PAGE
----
Dialekta Posted by kari on Sep 1, 2010 in Culture, Language
Try not to be confused with the norsk I use in this post-I am intentionally using different dialects to expose you to what I hear on a daily basis:) I have written on this topic before and I´m sure I will again. I just find dialekter (dialects in traditional bokmål, dialekta i nord Norge for eksempel) so incredibly fascinating. I understand the reason for the existence of så mange dialekta, why and how they formed, and that people are stolt av dialekten demmes (proud of their dialect). However, I still manage to retain a certain curiosity and interest in the whole concept of dialekta regardless of how much I understand about them. I guess mainly I like to listen to them and hear the differences and maybe if I´m lucky, guess where the person is from 🙂
I lived in Oslo for close to a year in 2006 and so on the street and in my classes I heard mostly bokmål. There was one girl that I became friends with in my history class that was from Valdres, in the middle of the country, and I could barely understand a word of what she said, literally. That was the first time I really understood how different dialektene kan være (the dialects can be) and how difficult they can be for even other Norwegians to understand! I was just talking to a Norwegian the other day about this. He was telling me a story about when he was on a hunting trip with a few guys from different areas in the country, maybe even within a couple hundred kilometers from one another, there was one guy who had to basically translate nearly everything one of them said because the others couldn´t understand his dialekt. I just find that fascinating.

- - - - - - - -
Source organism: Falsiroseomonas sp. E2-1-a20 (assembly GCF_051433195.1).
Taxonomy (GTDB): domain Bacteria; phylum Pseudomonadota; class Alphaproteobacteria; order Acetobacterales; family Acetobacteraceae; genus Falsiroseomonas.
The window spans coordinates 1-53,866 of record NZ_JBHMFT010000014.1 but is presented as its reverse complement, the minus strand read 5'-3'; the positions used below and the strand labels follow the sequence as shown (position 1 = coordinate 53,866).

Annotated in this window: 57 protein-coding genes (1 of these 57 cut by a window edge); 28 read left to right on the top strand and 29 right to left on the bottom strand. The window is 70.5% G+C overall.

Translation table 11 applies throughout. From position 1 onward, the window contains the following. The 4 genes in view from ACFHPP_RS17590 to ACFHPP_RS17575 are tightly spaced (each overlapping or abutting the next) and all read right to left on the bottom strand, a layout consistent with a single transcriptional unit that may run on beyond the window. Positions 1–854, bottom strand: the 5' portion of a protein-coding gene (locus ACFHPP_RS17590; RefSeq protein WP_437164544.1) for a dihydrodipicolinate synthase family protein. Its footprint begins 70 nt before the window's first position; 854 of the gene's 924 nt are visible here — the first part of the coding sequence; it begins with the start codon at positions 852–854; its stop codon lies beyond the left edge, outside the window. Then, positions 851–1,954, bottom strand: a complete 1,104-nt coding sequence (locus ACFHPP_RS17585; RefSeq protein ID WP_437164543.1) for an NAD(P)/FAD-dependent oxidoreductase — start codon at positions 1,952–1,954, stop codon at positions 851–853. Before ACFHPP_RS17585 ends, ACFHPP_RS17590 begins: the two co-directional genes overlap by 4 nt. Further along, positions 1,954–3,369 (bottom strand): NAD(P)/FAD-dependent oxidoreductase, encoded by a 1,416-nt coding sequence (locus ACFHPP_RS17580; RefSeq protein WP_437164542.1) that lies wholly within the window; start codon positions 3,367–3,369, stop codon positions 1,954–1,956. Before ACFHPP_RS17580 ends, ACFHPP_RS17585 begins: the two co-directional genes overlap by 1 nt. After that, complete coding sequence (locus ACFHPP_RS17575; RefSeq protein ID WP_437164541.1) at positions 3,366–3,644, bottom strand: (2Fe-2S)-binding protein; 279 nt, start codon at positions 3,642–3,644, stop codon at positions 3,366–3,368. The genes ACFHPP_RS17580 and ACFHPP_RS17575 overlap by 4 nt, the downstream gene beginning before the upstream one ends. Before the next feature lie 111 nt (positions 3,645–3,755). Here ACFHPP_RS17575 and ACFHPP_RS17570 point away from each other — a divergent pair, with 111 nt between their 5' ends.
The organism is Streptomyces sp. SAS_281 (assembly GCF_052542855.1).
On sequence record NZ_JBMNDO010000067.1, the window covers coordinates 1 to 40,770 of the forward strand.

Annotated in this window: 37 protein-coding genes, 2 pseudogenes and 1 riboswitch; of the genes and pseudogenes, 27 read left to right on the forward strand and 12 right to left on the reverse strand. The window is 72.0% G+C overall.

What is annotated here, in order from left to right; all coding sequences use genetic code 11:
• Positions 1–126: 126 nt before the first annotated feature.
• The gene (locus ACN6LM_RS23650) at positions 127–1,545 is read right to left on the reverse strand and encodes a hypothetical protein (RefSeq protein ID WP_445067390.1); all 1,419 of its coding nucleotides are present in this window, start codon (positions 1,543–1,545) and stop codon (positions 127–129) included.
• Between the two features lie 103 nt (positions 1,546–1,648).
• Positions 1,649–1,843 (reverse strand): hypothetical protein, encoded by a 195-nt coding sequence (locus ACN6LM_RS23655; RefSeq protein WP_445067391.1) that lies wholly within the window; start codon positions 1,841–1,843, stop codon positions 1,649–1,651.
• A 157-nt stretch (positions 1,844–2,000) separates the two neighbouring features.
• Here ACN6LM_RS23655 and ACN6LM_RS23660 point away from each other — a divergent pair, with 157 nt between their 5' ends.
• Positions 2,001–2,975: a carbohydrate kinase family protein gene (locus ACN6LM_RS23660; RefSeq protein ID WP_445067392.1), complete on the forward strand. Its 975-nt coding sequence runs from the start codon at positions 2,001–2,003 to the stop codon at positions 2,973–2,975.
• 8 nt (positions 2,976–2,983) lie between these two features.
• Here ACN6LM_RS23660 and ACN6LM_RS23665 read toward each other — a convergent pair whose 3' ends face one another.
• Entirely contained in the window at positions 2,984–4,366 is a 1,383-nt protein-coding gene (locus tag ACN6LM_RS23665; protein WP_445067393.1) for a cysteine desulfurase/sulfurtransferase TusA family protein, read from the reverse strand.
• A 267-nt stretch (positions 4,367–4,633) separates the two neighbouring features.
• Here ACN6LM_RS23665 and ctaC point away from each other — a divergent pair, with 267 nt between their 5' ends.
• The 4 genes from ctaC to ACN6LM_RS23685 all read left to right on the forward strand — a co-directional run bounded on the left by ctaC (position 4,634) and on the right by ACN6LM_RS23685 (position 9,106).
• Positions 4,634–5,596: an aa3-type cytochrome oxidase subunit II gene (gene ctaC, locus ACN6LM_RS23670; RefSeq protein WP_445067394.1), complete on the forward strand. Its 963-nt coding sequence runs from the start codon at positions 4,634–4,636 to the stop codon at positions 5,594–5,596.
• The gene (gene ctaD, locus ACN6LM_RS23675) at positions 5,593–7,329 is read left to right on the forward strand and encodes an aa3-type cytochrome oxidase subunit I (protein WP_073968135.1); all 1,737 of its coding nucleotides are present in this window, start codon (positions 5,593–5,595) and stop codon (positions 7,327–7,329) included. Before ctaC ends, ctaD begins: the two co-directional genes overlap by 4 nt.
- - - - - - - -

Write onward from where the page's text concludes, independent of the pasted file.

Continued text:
My good friend who I spoke most norsk with (we were very much with other international students) when we lived in Oslo spoke nord norsk because his pappa comes from nord Norge, a couple hours southwest of Tromsø by car. Because we spoke so mykkje norsk sammen ( so much Norwegian together–på nord norsk), I more or less adopted nord norsk and therefore speak kind of a blanding (mixture) of bokmål and nord norsk. I remember even then, when we lived in Oslo, that people would look at me confused and ask me where I came from. I would explain the story and it would make sense. Lots of Norwegians have this experience. Although all seem to be proud of their own dialekter and where they come from, if they leave home and reside somewhere else where people speak considerably differently, they will no doubt pick up some of that and leave behind some of their words from home. This is certainly the case with a guy I met recently who was born in Tromsø and has spent a significant amount of time here, it´s definitely his home, but also spent part of his childhood growing up in California and Alabama. He told me that he has never managed to fully speak the Tromsø dialekt.
What´s cool about all of this, is that it almost seems that every individual speaks his or her own dialekt. Every individual has different friends that come from different places, parents that perhaps come from different places and thus speak slightly differently, etc. There you have it-my second post on dialekta, and there will surely be more, for I am always intrigued and always listening for more insight. A new friend told me that soon he will have me speaking his dialekt for it is the best. We´ll see 🙂 I´ll let you know how it goes.